Rare Pygmy Sperm Whale Embryo Spotted on Shore After Tropical Storm

The embryo of an elusive pygmy sperm whale was recently found on a Cayman Islands beach. Officials believe that the discovery is a result of Tropical Storm Grace.

In a Facebook post on Monday, the Cayman Islands Department of Environment (DoE) shared that the creature was first spotted on Friday. After conducting an examination of the creature, officials determined that the three-foot-long whale—whose eyes and teeth were found to be underdeveloped—was more than likely an embryo of a pygmy sperm whale.

Human intervention (fishing, pollution, etc.) was quickly ruled out as a cause of death.

"We believe the mother was caught in #TropicalStormGrace and prematurely aborted the pregnancy," the DoE said in its Facebook post. "Premature abortion in pregnant whales can happen when the mother experiences significant stress/trauma or the conditions aren't beneficial for the survival of the offspring."

The department also shared photos of the beached embryo.

Understandably, commenters were saddened by the images.

"[P]oor thing—such a beautiful creature," said one.

"Poor baby," said another.

One Facebook user expressed that while she was sad to read about the embryo's fate, she also wished she could have seen its mother "swimming offshore in our waters." This is likely because pygmy sperm whales are rarely spotted in the wild.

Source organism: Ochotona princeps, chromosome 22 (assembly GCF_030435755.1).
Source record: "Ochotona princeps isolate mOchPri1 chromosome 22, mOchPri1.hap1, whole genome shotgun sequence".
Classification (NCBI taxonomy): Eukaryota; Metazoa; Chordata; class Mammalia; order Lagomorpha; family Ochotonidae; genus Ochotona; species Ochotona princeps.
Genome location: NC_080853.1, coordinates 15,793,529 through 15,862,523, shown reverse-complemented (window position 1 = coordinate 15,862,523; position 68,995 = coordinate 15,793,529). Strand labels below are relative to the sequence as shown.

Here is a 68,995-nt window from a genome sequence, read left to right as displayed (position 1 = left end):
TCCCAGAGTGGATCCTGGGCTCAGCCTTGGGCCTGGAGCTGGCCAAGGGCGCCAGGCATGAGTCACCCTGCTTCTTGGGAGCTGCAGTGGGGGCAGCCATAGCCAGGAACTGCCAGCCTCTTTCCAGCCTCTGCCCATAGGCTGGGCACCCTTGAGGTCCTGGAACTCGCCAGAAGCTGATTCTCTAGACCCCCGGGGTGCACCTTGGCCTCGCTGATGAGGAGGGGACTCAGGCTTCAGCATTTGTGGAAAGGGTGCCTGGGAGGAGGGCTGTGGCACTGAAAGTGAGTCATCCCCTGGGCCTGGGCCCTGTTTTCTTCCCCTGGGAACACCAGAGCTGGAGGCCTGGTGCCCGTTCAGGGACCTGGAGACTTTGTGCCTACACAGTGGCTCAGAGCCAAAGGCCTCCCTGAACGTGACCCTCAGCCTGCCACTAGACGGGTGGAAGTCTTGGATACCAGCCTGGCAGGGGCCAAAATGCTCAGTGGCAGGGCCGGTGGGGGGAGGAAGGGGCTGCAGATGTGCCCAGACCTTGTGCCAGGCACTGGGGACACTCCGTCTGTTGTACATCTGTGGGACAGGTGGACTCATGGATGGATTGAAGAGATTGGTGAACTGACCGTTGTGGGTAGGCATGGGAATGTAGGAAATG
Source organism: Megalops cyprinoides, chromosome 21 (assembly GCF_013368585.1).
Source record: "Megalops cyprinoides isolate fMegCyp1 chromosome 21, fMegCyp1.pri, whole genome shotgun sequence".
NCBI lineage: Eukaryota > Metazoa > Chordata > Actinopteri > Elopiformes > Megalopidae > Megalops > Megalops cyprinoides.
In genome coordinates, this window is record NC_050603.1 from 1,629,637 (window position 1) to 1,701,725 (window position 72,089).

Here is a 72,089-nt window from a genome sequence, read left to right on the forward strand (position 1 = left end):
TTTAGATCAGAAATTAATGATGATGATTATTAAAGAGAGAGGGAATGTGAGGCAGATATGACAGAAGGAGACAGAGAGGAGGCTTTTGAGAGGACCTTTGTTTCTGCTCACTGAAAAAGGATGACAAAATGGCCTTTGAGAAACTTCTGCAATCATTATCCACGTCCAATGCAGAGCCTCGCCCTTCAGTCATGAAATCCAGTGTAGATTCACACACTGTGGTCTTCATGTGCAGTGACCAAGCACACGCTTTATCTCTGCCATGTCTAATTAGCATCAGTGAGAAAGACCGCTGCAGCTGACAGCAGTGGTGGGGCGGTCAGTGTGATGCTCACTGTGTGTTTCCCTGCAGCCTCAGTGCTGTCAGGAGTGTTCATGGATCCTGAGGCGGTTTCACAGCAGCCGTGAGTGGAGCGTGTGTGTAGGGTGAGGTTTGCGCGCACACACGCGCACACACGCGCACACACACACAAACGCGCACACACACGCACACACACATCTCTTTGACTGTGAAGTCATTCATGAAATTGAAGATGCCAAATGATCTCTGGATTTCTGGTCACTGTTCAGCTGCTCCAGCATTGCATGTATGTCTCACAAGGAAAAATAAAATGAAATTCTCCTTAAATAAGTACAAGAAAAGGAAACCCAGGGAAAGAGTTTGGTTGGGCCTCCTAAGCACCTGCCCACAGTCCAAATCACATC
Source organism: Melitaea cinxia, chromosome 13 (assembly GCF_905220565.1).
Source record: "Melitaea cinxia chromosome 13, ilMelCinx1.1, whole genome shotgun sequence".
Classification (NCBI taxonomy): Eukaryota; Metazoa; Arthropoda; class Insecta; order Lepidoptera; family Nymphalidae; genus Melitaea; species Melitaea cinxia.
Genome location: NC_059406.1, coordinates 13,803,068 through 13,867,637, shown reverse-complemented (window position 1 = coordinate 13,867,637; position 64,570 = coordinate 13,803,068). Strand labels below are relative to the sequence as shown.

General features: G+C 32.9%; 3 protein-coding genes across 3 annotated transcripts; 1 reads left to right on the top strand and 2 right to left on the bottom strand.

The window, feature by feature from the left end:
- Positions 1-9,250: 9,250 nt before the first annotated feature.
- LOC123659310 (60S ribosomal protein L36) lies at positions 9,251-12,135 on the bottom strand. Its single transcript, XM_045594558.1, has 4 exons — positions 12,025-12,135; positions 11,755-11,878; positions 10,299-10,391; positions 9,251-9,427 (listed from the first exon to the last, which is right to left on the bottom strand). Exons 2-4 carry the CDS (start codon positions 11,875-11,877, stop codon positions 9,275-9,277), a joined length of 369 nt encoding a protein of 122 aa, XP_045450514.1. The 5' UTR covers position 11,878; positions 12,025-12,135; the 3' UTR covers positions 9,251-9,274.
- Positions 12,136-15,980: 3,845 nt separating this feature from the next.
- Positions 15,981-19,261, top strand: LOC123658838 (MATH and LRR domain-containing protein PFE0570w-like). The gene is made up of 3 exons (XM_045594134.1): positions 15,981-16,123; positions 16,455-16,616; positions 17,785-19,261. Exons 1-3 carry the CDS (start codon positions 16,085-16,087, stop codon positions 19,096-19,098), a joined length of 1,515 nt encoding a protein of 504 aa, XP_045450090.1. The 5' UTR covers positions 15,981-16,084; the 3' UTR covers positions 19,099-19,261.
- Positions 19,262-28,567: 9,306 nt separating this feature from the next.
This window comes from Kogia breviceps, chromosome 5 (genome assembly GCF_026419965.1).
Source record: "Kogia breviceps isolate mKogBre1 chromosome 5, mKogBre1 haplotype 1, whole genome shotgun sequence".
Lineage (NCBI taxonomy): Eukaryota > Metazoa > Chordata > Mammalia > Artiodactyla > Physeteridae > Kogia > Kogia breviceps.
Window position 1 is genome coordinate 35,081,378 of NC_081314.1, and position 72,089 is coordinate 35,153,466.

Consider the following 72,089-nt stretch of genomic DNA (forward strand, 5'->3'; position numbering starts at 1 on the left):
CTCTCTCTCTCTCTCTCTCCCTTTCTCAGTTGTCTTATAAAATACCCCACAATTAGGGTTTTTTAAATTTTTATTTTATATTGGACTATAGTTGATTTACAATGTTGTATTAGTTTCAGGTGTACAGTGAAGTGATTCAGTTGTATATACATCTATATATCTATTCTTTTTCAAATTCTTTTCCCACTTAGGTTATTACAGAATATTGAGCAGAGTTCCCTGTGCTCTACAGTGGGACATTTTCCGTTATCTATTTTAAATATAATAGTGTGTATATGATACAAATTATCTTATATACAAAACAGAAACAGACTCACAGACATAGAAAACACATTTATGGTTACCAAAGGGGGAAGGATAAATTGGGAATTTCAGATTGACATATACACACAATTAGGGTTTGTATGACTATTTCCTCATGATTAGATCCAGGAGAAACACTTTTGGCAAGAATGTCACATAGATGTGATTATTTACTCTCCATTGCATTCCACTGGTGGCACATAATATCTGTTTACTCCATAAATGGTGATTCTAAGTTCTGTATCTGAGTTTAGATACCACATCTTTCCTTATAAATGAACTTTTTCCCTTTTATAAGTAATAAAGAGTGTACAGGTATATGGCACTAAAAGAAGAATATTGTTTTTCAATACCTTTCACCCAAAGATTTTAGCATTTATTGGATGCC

According to NOAA Fisheries, pygmy sperm whales rarely spend time at the ocean's surface. On the off chance they are spotted near the surface, they are either "logging" (lying still) or swimming very slowly. Most of the time, however, they are in mid-to-deep-water environments, where they hunt and feed.

"Pygmy sperm whales can dive at least 1,000 feet in search of food," NOAA said.

Like with most marine animals, fishing gear is a primary threat to pygmy sperm whales. Though they spend much of their time in deep ocean waters, they are still susceptible to getting entangled in netting or trap lines, which can result in severe injury.

Ingesting marine debris could result in injury and/or death, and noise pollution can prevent pygmy sperm whales from communicating with each other.

"Mounting evidence from scientific research has documented that ocean noise also causes marine mammals to change the frequency or amplitude of calls, decrease foraging behavior, become displaced from preferred habitat, or increase the level of stress hormones in their bodies," NOAA explained. "If loud enough, noise can cause permanent or temporary hearing loss."

beached pygmy sperm whale embryo
The Cayman Islands Department of Environment shared that a beached pygmy sperm whale embryo was found last week. Officials believe the mother miscarried during Tropical Storm Grace. Cayman Islands Department of Environment/Facebook screenshot